I'm trying to get started implementing Web Push in one of my apps. In the examples I have found, the client's endpoint URL is generally stored in memory with a comment saying something like:

In production you would store this in your database...

Since only registered users of my app can/will get push notifications, my plan was to store the endpoint URL in the user's meta data in my database. So far, so good.

The problem comes when I want to allow the same user to receive notifications on multiple devices. In theory, I will just add a new endpoint to the database for each device the user subscribes with. However, in testing I have noticed that endpoints change with each subscription/unsubscription on the same device. So, if a user subscribes/unsubscribes several times in a row on the same device, I wind up with several endpoints saved for that user (all but one of which are bad).

From what I have read, there is no reliable way to be notified when a user unsubscribes or an endpoint is otherwise invalidated. So, how can I tell if I should remove an old endpoint before adding a new one?

What's to stop a user from effectively mounting a denial of service attack by filling my db with endpoints through repeated subscription/unsubscription?

That's more meant as a joke (I can obvioulsy limit the total endpoints for a given user), but the problem I see is that when it comes time to send a notification, I will blast notification services with hundreds of notifications for invalid endpoints.


I want the subscribe logic on my server to be:

  1. Check if we already have an endpoint saved for this user/device combo
  2. If not add it, if yes, update it

The problem is that I can't figure out how to reliably do #1.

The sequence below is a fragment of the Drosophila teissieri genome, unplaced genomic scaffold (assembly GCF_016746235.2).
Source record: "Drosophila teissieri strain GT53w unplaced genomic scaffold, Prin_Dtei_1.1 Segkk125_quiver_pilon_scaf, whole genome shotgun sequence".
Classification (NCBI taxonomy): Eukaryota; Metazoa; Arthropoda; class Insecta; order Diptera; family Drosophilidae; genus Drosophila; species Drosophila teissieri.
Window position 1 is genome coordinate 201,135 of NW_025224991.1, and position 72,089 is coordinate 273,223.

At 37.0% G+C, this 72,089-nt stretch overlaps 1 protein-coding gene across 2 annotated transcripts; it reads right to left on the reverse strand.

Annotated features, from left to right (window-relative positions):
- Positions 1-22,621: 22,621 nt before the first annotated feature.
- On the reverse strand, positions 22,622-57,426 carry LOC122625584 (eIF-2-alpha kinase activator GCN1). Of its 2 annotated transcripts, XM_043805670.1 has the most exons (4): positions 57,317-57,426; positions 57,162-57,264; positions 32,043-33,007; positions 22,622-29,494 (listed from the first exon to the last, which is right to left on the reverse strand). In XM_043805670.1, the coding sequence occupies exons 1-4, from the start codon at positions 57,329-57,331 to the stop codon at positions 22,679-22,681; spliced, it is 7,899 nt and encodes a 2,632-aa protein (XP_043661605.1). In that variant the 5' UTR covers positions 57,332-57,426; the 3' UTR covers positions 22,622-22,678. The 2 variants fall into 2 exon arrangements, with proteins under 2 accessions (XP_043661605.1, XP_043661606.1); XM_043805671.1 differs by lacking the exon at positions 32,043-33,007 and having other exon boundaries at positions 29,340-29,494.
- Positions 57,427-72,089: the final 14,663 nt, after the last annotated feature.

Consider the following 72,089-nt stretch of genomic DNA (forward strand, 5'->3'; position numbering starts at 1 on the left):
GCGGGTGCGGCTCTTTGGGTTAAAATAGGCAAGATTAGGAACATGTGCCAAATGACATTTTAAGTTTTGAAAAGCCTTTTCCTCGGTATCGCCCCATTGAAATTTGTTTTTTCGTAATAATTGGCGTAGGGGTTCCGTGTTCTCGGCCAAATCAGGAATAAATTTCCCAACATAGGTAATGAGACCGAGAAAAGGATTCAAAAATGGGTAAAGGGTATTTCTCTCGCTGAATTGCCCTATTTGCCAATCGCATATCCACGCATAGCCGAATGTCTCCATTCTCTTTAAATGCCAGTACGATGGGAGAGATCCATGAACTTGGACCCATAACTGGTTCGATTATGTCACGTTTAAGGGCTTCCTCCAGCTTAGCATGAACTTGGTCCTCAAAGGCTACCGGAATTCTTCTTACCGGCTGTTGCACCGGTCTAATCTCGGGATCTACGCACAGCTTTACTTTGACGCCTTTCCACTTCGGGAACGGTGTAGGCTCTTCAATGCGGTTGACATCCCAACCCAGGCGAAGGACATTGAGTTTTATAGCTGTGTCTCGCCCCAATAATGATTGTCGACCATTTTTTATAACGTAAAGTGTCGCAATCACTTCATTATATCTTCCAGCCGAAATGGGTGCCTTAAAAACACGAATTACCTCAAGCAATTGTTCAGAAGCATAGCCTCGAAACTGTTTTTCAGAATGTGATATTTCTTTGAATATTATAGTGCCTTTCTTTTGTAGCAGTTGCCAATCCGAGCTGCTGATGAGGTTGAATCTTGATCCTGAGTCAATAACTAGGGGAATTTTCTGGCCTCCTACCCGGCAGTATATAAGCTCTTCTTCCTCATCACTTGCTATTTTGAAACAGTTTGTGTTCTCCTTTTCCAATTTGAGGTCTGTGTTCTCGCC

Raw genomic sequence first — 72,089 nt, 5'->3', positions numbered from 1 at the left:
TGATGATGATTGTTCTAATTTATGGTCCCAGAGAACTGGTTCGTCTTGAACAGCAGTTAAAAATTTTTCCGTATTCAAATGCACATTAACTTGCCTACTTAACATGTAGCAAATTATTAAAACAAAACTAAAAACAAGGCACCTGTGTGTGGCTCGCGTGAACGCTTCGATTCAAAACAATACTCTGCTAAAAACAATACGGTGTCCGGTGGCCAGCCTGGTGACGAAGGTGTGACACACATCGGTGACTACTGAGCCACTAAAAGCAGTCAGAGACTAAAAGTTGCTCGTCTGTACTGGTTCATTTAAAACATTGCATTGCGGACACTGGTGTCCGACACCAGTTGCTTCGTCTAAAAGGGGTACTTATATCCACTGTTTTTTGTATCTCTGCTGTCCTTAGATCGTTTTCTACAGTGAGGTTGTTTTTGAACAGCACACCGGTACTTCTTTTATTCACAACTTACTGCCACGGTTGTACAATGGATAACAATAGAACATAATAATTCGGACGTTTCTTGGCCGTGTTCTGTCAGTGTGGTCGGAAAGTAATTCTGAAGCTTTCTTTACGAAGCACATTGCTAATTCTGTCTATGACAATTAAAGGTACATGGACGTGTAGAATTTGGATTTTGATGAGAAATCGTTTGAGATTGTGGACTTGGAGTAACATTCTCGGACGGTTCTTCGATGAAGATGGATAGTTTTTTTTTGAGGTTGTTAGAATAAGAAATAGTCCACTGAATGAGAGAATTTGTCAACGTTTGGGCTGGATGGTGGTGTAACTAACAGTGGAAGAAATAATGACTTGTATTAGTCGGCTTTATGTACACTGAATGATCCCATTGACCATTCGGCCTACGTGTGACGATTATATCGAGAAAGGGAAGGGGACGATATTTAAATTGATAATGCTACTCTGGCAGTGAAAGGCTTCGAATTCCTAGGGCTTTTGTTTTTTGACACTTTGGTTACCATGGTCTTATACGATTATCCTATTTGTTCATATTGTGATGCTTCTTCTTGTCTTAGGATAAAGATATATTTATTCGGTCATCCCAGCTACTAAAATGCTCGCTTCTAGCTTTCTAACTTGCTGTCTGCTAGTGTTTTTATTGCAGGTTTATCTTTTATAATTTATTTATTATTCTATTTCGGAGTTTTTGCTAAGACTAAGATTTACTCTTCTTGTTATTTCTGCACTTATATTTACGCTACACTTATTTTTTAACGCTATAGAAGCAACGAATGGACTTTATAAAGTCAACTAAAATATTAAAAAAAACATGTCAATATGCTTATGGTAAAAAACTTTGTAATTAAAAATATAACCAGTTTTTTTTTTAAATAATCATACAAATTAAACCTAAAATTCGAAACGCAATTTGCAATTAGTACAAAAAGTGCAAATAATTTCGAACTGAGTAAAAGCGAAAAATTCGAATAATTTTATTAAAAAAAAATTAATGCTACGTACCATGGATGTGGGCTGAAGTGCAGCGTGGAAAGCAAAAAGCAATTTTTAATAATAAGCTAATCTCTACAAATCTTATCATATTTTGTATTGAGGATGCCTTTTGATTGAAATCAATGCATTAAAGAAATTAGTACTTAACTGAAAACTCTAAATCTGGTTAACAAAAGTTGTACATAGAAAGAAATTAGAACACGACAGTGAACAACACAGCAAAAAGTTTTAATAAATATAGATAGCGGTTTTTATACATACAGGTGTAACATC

up vote 7 down vote accepted

I will just add a new endpoint to the database for each device the user subscribes with

The best approach is to have a table like this:

endpoint | user_id
  • add an unique constraint (or a primary key) on the endpoint: you don't want to associate the same browser to multiple users, because it's a mess (if an endpoint is already present but it has a different user_id, just update the user_id associated to it)
  • user_id is a foreign key that points to your users table

if a user subscribes/unsubscribes several times in a row on the same device, I wind up with several endpoints saved for that user (all but one of which are bad).

Yes, unfortunately the push API has a wild unsubscription mechanism and you have to deal with it.

The endpoints can expire or can be invalid (or even malicious, like android.chromlum.info). You need to detect failures (using the HTTP status code, timeouts, etc.) when you try to send the push message from your application server. Then, for some kind of failures (permanent failures, like expiration) you need to delete the endpoint.

What's to stop a user from effectively mounting a denial of service attack by filling my db with endpoints through repeated subscription/unsubscription?

As I described above, you need to properly delete the invalid endpoints, once you realize that they are expired or invalid. Basically they will produce at most one invalid request. Moreover, if you have high throughput, it takes only a few seconds for your server to make requests for thousands of endpoints.

My suggestions are based on a lot of experiments and thinking done when I was developing Pushpad.

  • +1, thanks for the tip on not allowing push notifications for multiple users of the same browser. That would definitely be a mess. So, to sum up, the answer here is basically: "you can't do what you want." I just have to accept multiple endpoints and then prune them when I try to use them and they fail. – Dominic P Aug 23 '17 at 18:04
  • @DominicP IMHO Yes, it would be a mess: I had to change that after some time. And yes, there's no way a priori to know if an endpoint is valid. The only partial thing that you can do is blacklist or whitelist the endpoints based on the host. – collimarco Aug 24 '17 at 7:33
  • Thanks for the tip on the black/whitelists and for sharing those. I appreciate it. – Dominic P Aug 25 '17 at 0:46

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